- From the Top Hip-spring draft a line to ½" in at the waist line and down to where the FSS intersects the Pelvis line. Then subtract the waist line measurement of the first panel from the waist QM. Subtract this measurement by two and can graph out these two seams using the line we just drew as a starting point and the chest marks as a general guide.
- Subtract the Top Hip-spring measurement of the first panel from the TH quarter measurement. You subtract this measurement by two and can graph out these two seams using the waist marks and chest marks as a guide. Dividing by two is a general guide. Starting at the FSS mark out the two measurements. You may need to make the side panel larger than the middle panel as I did, but be sure that the total of the sum is still equal to the GM.
- Follow step 5 but using the Lower Chest measurement.
- Follow step 5 but using the Bottom Hip-spring measurement.
- Move to the right side of your graph to the Back seam line. Draw a line one inch to the right of the back seam, parallel to it. This gives us space for the lacing and bones.
- At the Chest line mark the Back measurement starting from the Back at right. Starting where Back seam meets the pelvis line draft a line to the Back Measurement creating half a V and thus Creating the Upper back panel. Subtract this back measure from the Chest QM. Divide this by two and mark them out side to side.
- Subtract the back panel at the LC from the Lower Chest QM. Divide this roughly by two and mark them out as a starting points.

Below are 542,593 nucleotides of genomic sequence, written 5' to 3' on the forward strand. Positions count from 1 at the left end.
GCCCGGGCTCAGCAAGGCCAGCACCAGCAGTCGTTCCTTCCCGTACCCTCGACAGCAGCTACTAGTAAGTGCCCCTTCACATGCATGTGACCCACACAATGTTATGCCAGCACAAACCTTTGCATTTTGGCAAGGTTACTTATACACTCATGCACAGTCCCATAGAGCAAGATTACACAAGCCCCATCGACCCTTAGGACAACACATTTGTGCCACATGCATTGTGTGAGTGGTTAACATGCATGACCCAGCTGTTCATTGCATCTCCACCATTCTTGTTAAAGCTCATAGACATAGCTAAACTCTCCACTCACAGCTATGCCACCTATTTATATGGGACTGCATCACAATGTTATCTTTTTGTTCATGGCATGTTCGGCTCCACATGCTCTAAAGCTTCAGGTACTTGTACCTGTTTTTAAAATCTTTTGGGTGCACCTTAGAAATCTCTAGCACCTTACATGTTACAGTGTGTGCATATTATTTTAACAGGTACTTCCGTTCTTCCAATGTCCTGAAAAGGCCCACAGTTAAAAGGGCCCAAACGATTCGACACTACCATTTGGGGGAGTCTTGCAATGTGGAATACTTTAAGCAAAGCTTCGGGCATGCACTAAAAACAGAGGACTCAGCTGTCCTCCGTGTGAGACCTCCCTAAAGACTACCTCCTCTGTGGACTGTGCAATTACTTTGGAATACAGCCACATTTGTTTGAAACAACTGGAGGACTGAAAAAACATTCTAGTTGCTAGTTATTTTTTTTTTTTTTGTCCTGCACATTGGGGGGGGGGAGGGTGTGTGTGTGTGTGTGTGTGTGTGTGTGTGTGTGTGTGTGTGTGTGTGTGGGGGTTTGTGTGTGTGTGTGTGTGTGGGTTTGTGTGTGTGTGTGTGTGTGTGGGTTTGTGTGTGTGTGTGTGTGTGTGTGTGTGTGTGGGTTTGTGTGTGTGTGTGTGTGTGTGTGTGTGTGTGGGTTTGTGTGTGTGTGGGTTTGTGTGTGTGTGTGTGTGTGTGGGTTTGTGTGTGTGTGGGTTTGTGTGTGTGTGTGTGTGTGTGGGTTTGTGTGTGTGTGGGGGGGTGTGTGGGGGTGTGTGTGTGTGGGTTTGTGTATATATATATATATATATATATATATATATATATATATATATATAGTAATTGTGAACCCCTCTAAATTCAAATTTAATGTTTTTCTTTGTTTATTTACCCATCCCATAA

- Follow step 10 but using the Top Hip-spring GM.
Using the V created in step 9, start at the TH line and draw a line, tapering in a quarter inch, to the waist line. Continue tapering back out to 2¼" at the BH and follow this down. This creates the back panel and leaves us space for boning and grommets. Now subtract this back waist measure from the GM and divide by three. Multiply this by two for the middle back seam, to compensate for the heavy angle. Back these two measurements using the Chest marks as a general guide.
- Subtract the Back LH measure from the corresponding GM. As in step 12, divide this by three, multiplying by two for the middle panel. Mark these out.
- Follow step 10 but using the Hip QM.
- Before connecting the dots you may want to adjust the the size and shape of the side panels. Always be sure to back and to ensure that when you add the three panels up they equal a quarter of the final corset measurement.
We can now connect the dots and see the shape of the side seams. I prefer to keep the top of the corset fairly low to emphasize the chest and shoulders. I've gone with a 9" busk and drafted out a soft curve that stops about an inch above the Lower chest at the side. A soft curve at the bottom allows for sitting on this long line model. But you may choose to bring the bottom of the front higher and square off the bottom creating a stronger shape.
For the back I choose to keep it high towards the shoulders, and low to create additional back support.
Be sure to measure the length of each seam to ensure that they line up. The angled back panel is longer than it would be if it were parallel. So be sure to extend the corresponding seam.
I hope I have shed a bit of light on such an undocumented topic and that my ten years of lacing has helped to remind you all that we all have the tools to look our best.
As you build your first gentleman's corset you will realize there are even fewer differences between each of us, and that it's our proportions that make each and every one of us unique.
Regardless of our sex, it's the measurements that are the key to unlocking a perfect fit.
1.The Hermit of London. 1819
2. The Lord of manor, General Burgoyne